Our Research

Speaker: Dirk Hovy, post-doctoral researcher, University of Copenhagen, Copenhagen, Denmark

Abstract: Abstract The way we express ourselves is heavily influenced by our demographic background and our communicative goals. In NLP, however, we have mostly assumed that a) the goal of language is information, and b) all demographic groups use language the same. As NLP is applied to more and more domains and text types, these assumptions are challenged. 

Sociolinguistics has long investigated the interplay of demographic factors and language use, and it seems likely that the same factors are also present in the data we use to train NLP systems. The resulting bias can harm performance, but can also systematically disadvantage whole demographic groups. As a result, some of the problems we have addressed in domain adaptation might actually require demographic adaptation. In this talk, I will show how we can combine statistical NLP methods and sociolinguistic theories to the benefit of both fields. I present ongoing research into large-scale statistical analysis of demographic language variation, how this variation affects the performance (and fairness) of NLP systems, and how we can incorporating demographic information to address both problems.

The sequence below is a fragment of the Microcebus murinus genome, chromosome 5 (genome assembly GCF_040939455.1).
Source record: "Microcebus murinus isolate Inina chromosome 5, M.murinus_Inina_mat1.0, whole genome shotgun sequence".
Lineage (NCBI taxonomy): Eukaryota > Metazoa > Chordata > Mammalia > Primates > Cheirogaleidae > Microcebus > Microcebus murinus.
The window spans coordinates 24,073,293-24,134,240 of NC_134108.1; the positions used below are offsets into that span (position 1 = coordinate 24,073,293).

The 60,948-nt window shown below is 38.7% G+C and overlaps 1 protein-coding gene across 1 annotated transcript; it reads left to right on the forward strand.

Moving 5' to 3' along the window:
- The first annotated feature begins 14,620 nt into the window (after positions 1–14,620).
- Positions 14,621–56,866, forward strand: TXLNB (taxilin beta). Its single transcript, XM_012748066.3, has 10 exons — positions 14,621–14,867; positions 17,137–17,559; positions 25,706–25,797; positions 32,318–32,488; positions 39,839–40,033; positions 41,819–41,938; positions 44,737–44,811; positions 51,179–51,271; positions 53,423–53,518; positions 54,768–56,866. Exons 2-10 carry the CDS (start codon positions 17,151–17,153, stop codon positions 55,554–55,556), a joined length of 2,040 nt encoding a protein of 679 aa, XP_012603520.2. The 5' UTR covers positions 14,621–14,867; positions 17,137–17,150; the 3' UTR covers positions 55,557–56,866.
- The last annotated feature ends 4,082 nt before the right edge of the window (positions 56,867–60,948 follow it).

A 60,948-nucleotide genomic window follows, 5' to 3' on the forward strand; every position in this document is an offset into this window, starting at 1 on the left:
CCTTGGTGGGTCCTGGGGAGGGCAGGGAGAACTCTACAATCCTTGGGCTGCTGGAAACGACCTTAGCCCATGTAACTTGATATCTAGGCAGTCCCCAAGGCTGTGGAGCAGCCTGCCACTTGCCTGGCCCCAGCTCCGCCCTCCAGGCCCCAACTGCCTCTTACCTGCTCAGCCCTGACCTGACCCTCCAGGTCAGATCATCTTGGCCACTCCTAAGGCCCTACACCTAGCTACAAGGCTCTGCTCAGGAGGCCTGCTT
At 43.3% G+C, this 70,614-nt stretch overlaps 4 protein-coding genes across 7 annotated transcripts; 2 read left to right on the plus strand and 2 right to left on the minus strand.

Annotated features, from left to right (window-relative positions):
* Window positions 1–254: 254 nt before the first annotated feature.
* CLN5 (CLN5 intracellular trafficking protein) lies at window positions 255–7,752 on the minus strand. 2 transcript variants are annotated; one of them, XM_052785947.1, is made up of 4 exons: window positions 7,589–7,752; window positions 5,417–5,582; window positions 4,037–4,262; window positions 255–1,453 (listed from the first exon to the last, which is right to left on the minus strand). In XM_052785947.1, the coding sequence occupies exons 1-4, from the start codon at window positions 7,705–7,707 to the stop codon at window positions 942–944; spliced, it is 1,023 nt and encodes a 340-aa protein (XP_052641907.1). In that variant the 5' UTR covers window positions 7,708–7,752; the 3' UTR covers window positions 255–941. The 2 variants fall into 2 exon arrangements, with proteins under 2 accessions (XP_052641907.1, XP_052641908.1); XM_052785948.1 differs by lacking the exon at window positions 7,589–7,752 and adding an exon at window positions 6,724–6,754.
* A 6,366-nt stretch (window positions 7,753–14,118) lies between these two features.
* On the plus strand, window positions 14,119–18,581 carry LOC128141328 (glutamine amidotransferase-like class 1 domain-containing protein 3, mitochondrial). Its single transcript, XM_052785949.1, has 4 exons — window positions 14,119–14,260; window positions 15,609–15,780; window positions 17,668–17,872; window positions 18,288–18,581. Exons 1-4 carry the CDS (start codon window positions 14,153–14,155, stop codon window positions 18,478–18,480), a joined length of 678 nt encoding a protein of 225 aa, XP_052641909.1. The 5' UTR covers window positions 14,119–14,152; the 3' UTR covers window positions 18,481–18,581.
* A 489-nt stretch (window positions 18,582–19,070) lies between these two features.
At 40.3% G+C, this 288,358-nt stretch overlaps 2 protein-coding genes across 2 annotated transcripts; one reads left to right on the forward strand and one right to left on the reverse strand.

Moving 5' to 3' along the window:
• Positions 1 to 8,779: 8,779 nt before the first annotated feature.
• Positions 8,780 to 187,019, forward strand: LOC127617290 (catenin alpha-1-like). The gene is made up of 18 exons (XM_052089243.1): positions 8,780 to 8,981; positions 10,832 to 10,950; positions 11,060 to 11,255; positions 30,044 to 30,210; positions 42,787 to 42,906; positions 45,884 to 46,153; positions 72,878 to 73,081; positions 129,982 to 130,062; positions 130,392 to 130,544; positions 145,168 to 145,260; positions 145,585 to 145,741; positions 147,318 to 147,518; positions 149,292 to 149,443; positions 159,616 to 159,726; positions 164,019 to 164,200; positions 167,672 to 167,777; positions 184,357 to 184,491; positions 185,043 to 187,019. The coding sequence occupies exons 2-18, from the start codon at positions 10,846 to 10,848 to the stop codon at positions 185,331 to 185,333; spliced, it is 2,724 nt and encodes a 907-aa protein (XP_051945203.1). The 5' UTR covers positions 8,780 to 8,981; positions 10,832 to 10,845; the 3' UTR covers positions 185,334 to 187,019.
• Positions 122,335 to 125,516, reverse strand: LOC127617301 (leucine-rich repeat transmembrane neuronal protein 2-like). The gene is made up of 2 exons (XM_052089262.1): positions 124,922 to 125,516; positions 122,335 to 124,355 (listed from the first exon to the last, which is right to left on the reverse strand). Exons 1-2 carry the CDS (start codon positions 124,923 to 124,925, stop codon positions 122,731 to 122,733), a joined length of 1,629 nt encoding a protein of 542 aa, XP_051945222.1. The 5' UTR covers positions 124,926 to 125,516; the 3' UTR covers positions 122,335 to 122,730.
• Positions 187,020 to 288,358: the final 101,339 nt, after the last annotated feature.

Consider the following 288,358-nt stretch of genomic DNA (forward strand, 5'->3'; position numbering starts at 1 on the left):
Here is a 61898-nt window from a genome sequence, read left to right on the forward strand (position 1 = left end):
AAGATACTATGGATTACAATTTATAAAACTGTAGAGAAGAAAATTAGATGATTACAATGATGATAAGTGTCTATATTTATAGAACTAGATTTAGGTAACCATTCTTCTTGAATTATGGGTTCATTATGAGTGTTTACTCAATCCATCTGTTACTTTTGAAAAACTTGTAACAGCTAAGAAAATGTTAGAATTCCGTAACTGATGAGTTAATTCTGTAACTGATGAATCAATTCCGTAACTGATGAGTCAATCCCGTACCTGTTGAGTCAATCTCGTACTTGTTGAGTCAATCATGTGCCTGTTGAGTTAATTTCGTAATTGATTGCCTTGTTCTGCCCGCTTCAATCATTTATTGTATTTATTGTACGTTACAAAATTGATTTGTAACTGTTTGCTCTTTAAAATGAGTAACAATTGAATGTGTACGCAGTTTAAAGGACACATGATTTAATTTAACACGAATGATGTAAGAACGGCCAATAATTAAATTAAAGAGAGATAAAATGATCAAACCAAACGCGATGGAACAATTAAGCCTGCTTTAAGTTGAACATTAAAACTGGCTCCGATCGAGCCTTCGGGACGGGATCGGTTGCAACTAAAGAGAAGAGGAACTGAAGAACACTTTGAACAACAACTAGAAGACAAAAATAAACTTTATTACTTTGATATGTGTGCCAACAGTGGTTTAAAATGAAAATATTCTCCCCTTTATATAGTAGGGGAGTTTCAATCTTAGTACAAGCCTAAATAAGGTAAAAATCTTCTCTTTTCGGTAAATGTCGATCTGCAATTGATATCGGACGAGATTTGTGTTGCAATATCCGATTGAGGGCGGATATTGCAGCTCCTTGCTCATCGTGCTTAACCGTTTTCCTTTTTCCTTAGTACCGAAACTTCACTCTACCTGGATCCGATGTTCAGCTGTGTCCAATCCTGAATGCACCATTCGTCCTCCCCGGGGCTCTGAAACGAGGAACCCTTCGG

Abstract The way we express ourselves is heavily influenced by our demographic background and our communicative goals. In NLP, however, we have mostly assumed that a) the goal of language is information, and b) all demographic groups use language the same. As NLP is applied to more and more domains and text types, these assumptions are challenged. Sociolinguistics has long investigated the interplay of demographic factors and language use, and it seems likely that the same factors are also present in the data we use to train NLP systems. The resulting bias can harm performance, but can also systematically disadvantage whole demographic groups. As a result, some of the problems we have addressed in domain adaptation might actually require demographic adaptation. In this talk, I will show how we can combine statistical NLP methods and sociolinguistic theories to the benefit of both fields. I present ongoing research into large-scale statistical analysis of demographic language variation, how this variation affects the performance (and fairness) of NLP systems, and how we can incorporating demographic information to address both problems.